Risk-takers and referendums: what happens when voters are better-informed?

Risk-takers and referendums: what happens when voters are better-informed?

Voting for change in a referendum is the riskier option. People who voted for Brexit were more likely to be risk-takers. But when people have more information at their disposal, are they more or less likely to stick with the status quo? Davide Morisi found that when voters were making up their minds about how to vote […]

Eleven ways Trump has violated democratic norms in his first month in power

Eleven ways Trump has violated democratic norms in his first month in power

Donald Trump was inaugurated on 20 January. In the past month, writes Brian Klaas, the President has already begun to erode democratic norms – and if we accept these violations as ‘the new normal’, American democracy is at risk. He sets out eleven ways in which Trump has undermined democratic institutions. Similar PostsFake becomes legit: social media […]

The rich get elected – but it’s not because voters necessarily prefer them

The rich get elected – but it’s not because voters necessarily prefer them

We elect politicians who are far better-off than ourselves – in Europe, those who come from blue-collar backgrounds make up only a tenth of national parliaments. Is this because voters favour the rich? A new study by Nicholas Carnes and Noam Lupu suggests they are slightly more likely to opt for working-class candidates over business owners. Blue-collar candidates just don’t get onto […]

Britain’s ‘Christian right’: seeking solace in a narrative of discrimination

Britain’s ‘Christian right’: seeking solace in a narrative of discrimination

The ‘Christian right’ in the UK may not be anywhere near as powerful as its US counterpart, but it still tries to exert influence on public policy. This has become increasingly difficult as fewer Britons identify themselves as Christian. Steven Kettell finds that although these campaigners bemoan the effects of secularisation, they have found themselves adopting secular arguments in order […]

Fake becomes legit: social media and the rise of disinformation in democracies

Fake becomes legit: social media and the rise of disinformation in democracies

Fake news is not new – Ulises Mejias identified disinformation tactics during the Russia-Ukraine conflict in 2013. It is not possible, he argues, to make a clear distinction between ‘real’ and ‘fake’ news before and after the Trump era. Journalists themselves have been complicit in creating a new media economy where survival depends on clicks. Deregulation, surveillance techniques […]

Book review | The Populist Radical Right: A Reader, edited by Cas Mudde

Book review | The Populist Radical Right: A Reader, edited by Cas Mudde

With The Populist Radical Right: A Reader, editor Cas Mudde brings together seminal social science scholarship on the radical or extreme right in Western democracies produced between the early 1990s to the present day. With a wealth of information that will be of particular use to scholars and students beginning research in this field, the […]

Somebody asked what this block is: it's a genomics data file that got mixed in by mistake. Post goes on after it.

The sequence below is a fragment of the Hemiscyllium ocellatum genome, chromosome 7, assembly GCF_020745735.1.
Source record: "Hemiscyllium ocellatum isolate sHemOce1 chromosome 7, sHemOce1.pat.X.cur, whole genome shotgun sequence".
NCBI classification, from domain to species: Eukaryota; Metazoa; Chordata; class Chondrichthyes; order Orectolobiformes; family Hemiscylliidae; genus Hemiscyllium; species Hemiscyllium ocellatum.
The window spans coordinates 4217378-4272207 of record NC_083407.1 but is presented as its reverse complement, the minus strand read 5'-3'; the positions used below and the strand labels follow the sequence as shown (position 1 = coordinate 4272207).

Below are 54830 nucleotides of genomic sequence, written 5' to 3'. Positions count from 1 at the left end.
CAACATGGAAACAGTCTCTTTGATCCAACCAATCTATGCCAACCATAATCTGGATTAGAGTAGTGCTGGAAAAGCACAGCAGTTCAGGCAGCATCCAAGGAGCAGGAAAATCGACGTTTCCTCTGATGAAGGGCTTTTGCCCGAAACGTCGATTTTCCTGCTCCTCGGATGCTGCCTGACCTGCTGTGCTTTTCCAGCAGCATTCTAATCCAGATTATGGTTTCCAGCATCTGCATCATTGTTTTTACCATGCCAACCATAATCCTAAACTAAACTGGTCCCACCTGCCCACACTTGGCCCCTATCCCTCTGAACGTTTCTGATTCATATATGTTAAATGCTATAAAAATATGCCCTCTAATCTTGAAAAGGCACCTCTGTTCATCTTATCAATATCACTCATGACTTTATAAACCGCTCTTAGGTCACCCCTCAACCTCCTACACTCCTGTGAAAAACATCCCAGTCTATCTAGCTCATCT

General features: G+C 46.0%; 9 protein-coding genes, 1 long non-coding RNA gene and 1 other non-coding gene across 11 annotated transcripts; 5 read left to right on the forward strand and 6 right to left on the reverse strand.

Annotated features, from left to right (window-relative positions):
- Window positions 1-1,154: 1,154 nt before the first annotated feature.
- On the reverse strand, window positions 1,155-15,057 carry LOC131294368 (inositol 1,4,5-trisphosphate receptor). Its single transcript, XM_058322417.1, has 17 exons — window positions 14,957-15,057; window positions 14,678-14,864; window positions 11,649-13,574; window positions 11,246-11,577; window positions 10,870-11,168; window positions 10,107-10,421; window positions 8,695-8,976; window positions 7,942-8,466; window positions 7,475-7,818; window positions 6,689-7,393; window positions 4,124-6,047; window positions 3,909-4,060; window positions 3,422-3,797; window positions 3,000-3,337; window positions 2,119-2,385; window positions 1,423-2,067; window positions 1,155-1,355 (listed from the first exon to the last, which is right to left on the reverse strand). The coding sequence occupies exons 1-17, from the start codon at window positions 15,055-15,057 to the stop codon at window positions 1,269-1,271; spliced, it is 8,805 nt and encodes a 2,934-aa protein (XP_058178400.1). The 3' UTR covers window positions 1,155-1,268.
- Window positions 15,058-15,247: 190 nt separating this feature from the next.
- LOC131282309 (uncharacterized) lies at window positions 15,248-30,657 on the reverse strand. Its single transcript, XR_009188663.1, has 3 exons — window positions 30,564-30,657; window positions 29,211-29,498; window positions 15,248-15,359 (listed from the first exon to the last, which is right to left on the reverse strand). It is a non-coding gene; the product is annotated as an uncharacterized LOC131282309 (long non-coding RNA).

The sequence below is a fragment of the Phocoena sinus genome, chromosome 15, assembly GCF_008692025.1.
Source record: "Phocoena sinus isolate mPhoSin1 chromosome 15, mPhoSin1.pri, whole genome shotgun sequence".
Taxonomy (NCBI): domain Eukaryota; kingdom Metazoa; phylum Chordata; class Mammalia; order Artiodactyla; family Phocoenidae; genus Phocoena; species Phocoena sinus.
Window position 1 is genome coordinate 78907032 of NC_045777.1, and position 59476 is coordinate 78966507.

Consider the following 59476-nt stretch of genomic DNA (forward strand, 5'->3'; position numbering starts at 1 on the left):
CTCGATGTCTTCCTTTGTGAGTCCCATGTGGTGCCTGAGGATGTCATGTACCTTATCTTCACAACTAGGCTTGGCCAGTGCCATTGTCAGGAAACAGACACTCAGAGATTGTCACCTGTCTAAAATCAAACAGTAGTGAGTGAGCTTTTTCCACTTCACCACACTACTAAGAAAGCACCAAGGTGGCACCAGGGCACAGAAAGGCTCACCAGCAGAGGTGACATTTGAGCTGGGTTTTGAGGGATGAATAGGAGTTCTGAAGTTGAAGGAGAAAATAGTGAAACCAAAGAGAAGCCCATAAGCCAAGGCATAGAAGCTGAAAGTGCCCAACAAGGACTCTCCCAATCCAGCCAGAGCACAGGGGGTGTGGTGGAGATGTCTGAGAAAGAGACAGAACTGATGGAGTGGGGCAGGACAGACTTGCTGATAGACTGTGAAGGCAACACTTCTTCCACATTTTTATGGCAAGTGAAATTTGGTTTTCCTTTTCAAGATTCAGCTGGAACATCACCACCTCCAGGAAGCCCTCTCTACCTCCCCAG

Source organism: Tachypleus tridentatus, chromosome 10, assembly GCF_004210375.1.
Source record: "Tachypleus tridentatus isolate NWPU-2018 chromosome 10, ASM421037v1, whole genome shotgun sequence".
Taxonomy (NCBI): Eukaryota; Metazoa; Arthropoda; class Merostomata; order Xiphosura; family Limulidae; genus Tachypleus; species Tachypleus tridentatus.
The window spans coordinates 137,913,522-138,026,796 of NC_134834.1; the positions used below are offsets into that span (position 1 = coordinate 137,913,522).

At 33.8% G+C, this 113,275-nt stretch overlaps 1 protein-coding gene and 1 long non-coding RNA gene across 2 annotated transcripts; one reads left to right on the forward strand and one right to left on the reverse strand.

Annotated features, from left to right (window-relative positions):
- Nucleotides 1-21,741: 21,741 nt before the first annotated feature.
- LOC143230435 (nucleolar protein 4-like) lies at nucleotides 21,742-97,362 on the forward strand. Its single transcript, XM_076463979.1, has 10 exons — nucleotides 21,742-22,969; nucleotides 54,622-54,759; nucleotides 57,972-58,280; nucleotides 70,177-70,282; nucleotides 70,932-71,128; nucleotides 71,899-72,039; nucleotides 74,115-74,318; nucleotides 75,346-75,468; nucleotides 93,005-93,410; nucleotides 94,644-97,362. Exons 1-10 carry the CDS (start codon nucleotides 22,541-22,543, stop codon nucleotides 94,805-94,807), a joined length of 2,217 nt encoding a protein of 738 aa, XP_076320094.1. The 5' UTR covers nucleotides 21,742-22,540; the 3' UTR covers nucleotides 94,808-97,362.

Posted in: Book reviews, Populism
Female cabinet picks: just one more way in which Trump is exceptional

Female cabinet picks: just one more way in which Trump is exceptional

Donald Trump’s cabinet is exceptional in many ways, not least because the share of women in the executive has fallen since the Obama era – even as recent decades have seen it grow all over the world. What effect does government ideology have on cabinet picks? The literature suggests left-wing governments tend to appoint more women. But […]

International finance has wrested power from democracies. We must reclaim control over the production of money

International finance has wrested power from democracies. We must reclaim control over the production of money

Democracy has failed to protect society from the predatory behaviour of global financial markets, writes Ann Pettifor. Drawing on her new book, she explains why the monetary system has made society vulnerable, and how it needs to be transformed. Similar PostsThe real lesson from the financial crisis is that we need to stop insulating financial […]

Learning from that £1,600 duck house: now Australia tries to get to grips with parliamentary expenses

Learning from that £1,600 duck house: now Australia tries to get to grips with parliamentary expenses

Australia is to get a new authority to oversee parliamentary expenses claims, and it will be modelled on Britain’s IPSA – which was also set up after a major expenses scandal. Anika Gauja and Marian Sawer say the new rules will improve transparency and accountability. But do they go far enough – specifically, in ensuring […]

Resistance will come. But will Trump heed it? Lessons from Arendt and Skowronek

Resistance will come. But will Trump heed it? Lessons from Arendt and Skowronek

Mere weeks into his presidency, commentators are already having difficulties in characterising Donald Trump’s administration. Daniel Kato says rereading Hannah Arendt and Stephen Skowronek may provide some clues in deciphering the new president’s behaviour. Skowronek’s writings point to an ‘institutional thickening’ that may continue to emerge to check Trump, as it has done with out-of-control presidents in […]

Supporter of Post Navigator Premium WordPress Plugins